Tags: Housing | Starts | Hit | 30-Year | High

Housing Starts Hit 30-Year High

Thursday, 22 December 2005 12:00 AM

Do gift cards, so popular during the holiday season, carry hidden fees and other charges that take a lot of the joy out of using them?

Congress seems to think so.

The Wall Street Journal radio network is reporting that Washington will soon take a look at the $18.5 billion (in 2005 estimated sales) gift card market.

The Journal says that Congress will ask the Federal Trade Commission to examine the hidden fees embedded into gift cards.

The concern is that there is no adequate notification of these fees - to either card purchasers or recipients who could be using the cards without the understanding that they may have to pay out of their own pocket to use them.

How prevalent are these added fees?

It's hard to say, as manufacturers have done yeomen's work in burying the hidden card fees in corporate legalese.

"The art of irritating and sneaky fees has reached new heights in this 21st-century version of gift certificates," says a recent MSNBC.com article titled "Are Gift Card Makers Playing Scrooge?"

"There are sign-up fees, transaction fees, dormancy fees and outright expiration dates. Poorly timed use of the cards could make the $50 gift worth more like $40, $30, $20 ... or in some cases, nothing."

The primary value drain is "dormancy," or non-use fees of gift cards. MSNBC says that some cards lose their value entirely after a year or two.

"Companies count on a certain number of consumers who drop the cards into the sock drawer and forget about them. It's easy money," says the article.

So what is MSNBC's advice?

Keep holiday cards store-specific, make sure to read the small print (usually on the back of the card) and use the cards within 90 days of receiving them.

There is no shortage of economic doom-and-gloomers who fully expect the economy to collapse.

Consider national columnists like The New York Times' Paul Krugman and The Providence Journal's Froma Harrop. Both have released columns in recent weeks discounting economic growth and trumpeting an economic environment fraught with high interest rates, soaring unemployment and low consumer confidence and stock market performance.

But the numbers point to solid economic growth.

The most recent example of the U.S. economy's continuing unbridled gains comes from November's wholesale price and housing benchmark numbers.

According to the Labor Department, wholesale prices posted their biggest decline since March 2003, while housing activity stayed strong. Both numbers were better than analysts expected.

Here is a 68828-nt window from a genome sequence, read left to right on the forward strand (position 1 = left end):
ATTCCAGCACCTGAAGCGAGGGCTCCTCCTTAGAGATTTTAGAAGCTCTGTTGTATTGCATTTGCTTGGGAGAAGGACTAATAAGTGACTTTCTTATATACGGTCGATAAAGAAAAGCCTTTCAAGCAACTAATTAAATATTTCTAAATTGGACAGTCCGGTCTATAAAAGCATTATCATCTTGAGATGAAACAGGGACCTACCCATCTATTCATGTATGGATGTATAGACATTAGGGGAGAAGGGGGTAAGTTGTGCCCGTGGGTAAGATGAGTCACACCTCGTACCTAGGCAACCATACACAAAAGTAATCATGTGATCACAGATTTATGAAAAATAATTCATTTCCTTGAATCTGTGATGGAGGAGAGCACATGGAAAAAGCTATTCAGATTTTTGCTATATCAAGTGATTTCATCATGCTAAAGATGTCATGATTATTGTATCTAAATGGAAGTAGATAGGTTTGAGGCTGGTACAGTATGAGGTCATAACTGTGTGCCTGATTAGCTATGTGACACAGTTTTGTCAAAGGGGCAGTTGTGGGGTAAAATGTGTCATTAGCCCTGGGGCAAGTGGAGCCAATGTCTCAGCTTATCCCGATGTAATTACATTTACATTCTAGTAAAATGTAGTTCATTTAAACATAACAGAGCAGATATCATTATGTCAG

The producer price index (PPI) sank 0.7% in November, due to a 4% slide in energy costs, while housing starts climbed 5.3%. That's a sharp reversal from October, when housing starts slid 6.6%, primarily due to fears over rising interest rates.

"Consumer prices showed some pretty big declines. That's always welcome," Stuart Hoffman, chief economist with PNC Financial Services, told Investor's Business Daily on Tuesday.

IBD adds that the construction industry remains bullish on housing going into 2006.

"Despite a lot of talk about just when the housing boom will end, permits for future building rose 2.5% to an annualized 2.155 million, showing that builders are still willing to bet on future buyers for their new houses."

The paper adds that housing starts are still expected to end the year at their highest levels in more than 30 years.

The auto industry, one of the true weak spots in the American economy, suffered some more sticker shock early this week as General Motors took a major hit on Wall Street.

In Tuesday trading, GM shares fell 5.8% to $19.81, reaching levels not seen since October 1987, according to historical data from Thomson First Call.

Thomson says that low sales, bankruptcy fears and the threat of a strike at Delphi - GM's biggest supplier - have kept the auto giant in financial freefall.

And The Wall Street Journal says that Toyota is about to take the lead over GM as the world's leading automaker. But rumors of GM sliding into bankruptcy are "overblown," says the paper.

Ford Motors isn't doing that much better.

Company stock slid 1.3% to $8.12 on Tuesday, just 24 hours after a key credit agency cut Ford's credit rating to "junk." The company is also plagued by ongoing distribution woes, as suppliers complain that key parts shipments are habitually late.

It's Christmas, that time of year when Wall Street traders start to think about a nice glass of eggnog, dancing sugarplums ... and next year's economic predictions.

First up is Greg Church, founder of Church Capital Management. He says there are many questions facing the financial markets and the economy going into 2006.

"When will the Fed stop raising interest rates?" he asks. "Will consumers have money in the bank after a winter of higher energy costs? Can the U.S. handle another year of current-account deficits?"

The answer lies with U.S. corporations, the Federal Reserve, consumers and government - who will all play a role in how this potential "perfect storm" will impact the markets in 2006.

"The potential coincidence of a several factors could make 2006 a tricky year for investors," he adds. "The key to success in 2006 will be patience, caution and stock selection based on strong fundamentals. 2006 will certainly be a stock-picker's market."


















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Do gift cards, so popular during the holiday season, carry hidden fees and other charges that take a lot of the joy out of using them? Congress seems to think so. The Wall Street Journal radio network is reporting that Washington will soon take a look at the $18.5...
Thursday, 22 December 2005 12:00 AM
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